So having given you all that background, what does it mean? For some it means you can trade the ratio, which is something that I do personally. Secondly it's a good indicator for the overall direction of the market as far as I'm concerned. When silver's leading gold, we've got more momentum in the metals than when it's not, and silver has basically outperformed gold since 2003 until recently. In other words, in the ratio from 2003, the bottom of the silver market, and when gold was at $252 in 2000, silver went from the 80 to 1 ratio down to about 55. Currently it is around the 65 to 1 level.
And it was working its way even lower when we had this credit crisis surface, which didn't surprise me. We got a big spike on the ratio and actually it got to around 90 to 1 -- again, very temporarily, maybe for a day or two.
I think it shows that silver is still undervalued to gold, but I'm open-minded enough to think that maybe something else is going on. In an absolute all-out deflation, which would be the better -- gold or silver? The preponderance of evidence is that gold does better. I wrote a paper on this; it was in The Morgan Report, and I also did a couple of speeches on this subject. The record is mixed as far as how silver does in a deflation.
Gold is pretty much known to do well in deflations, and this is all history. And because it is history, it doesn't absolutely guarantee you that the next time around gold will do great in a deflation, but it certainly implies that it will.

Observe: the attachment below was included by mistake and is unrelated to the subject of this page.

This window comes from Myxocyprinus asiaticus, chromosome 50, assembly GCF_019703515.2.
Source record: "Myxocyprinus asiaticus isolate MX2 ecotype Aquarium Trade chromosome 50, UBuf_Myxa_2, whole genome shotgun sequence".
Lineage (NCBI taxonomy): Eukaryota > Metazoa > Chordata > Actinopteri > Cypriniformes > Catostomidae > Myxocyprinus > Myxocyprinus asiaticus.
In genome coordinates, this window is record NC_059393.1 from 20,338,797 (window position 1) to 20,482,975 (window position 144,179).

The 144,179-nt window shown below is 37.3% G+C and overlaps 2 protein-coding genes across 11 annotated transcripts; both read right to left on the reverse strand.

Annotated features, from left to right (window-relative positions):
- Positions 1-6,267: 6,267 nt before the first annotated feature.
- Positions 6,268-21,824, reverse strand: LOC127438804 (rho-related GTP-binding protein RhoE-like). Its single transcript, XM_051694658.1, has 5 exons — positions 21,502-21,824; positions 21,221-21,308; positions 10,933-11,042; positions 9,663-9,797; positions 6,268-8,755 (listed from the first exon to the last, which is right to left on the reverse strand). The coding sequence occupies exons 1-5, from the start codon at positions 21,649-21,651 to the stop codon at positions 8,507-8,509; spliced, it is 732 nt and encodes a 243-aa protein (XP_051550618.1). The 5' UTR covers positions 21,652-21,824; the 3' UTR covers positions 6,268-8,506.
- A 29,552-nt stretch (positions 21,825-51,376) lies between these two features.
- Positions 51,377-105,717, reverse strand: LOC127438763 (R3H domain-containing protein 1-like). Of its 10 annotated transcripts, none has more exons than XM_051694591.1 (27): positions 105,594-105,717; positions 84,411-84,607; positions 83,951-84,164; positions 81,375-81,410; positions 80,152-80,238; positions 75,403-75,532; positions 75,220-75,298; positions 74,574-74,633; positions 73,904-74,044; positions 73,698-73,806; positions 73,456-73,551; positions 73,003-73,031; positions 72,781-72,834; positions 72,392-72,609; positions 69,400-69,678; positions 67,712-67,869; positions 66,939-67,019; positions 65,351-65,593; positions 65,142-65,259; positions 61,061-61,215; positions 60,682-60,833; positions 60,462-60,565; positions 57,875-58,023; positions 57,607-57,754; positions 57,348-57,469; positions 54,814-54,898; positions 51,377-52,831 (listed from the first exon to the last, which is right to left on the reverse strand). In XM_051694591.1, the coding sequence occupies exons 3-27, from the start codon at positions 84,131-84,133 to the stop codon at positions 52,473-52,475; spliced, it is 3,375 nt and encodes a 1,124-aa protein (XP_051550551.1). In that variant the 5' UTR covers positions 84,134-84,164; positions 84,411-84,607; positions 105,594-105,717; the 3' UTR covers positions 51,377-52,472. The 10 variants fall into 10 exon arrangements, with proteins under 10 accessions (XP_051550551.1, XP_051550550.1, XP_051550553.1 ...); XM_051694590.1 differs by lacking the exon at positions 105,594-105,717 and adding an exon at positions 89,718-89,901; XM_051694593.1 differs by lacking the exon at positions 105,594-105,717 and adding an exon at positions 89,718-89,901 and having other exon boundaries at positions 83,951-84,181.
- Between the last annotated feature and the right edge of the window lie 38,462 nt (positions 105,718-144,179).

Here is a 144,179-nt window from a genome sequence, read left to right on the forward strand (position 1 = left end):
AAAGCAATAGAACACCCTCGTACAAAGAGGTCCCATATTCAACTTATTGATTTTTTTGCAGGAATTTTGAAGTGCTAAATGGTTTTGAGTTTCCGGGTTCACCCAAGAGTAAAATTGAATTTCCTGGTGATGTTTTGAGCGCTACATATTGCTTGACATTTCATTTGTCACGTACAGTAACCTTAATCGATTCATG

As far as silver is concerned, there have been times that silver did better than gold in a deflation, and many times where it did not. But overall it's done fairly well and it held its purchasing power, so even in a deflationary scenario I wouldn't give up on silver. But as far as what will it do, if we look at it today we would say gold has actually done better than silver here in the last several months, because the ratio has gone from the 55 to 1 back to around the current 65 level.
Regardless, the overall perspective would be, how is silver doing against all other financial assets, including gold? And the answer to that is, essentially, gold has done best against all other financial assets, the general equities, the mining stocks, housing sector, bonds; and silver has done better than the base metals and most other sectors.
Silver is partly industrial and partly monetary and you can argue all day if it's both or not. I'm absolutely convinced that it's both. I've never argued that silver is just money. I have argued very strongly that silver is money but it's not only money; it's certainly an industrial metal as well.
In summary, if [our readers] think -- as I do -- that the main problem ahead is a currency crisis with the U.S. dollar, then I would urge you to study what silver did during the last period (most recent) during a prelude to a currency crisis. Basically, it outshone almost everything! The problem is people are too shortsighted and look out only so far, not realizing that once everyone understands that the death of the dollar is imminent, there will be a mad rush for the precious metals both gold and silver!
Mr. Jeffries: David, always a pleasure to have some time with you. We really get a kick out of talking with you, but also I also commend you, too, for the learning. We always have some great information.
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And that concludes this week's missive.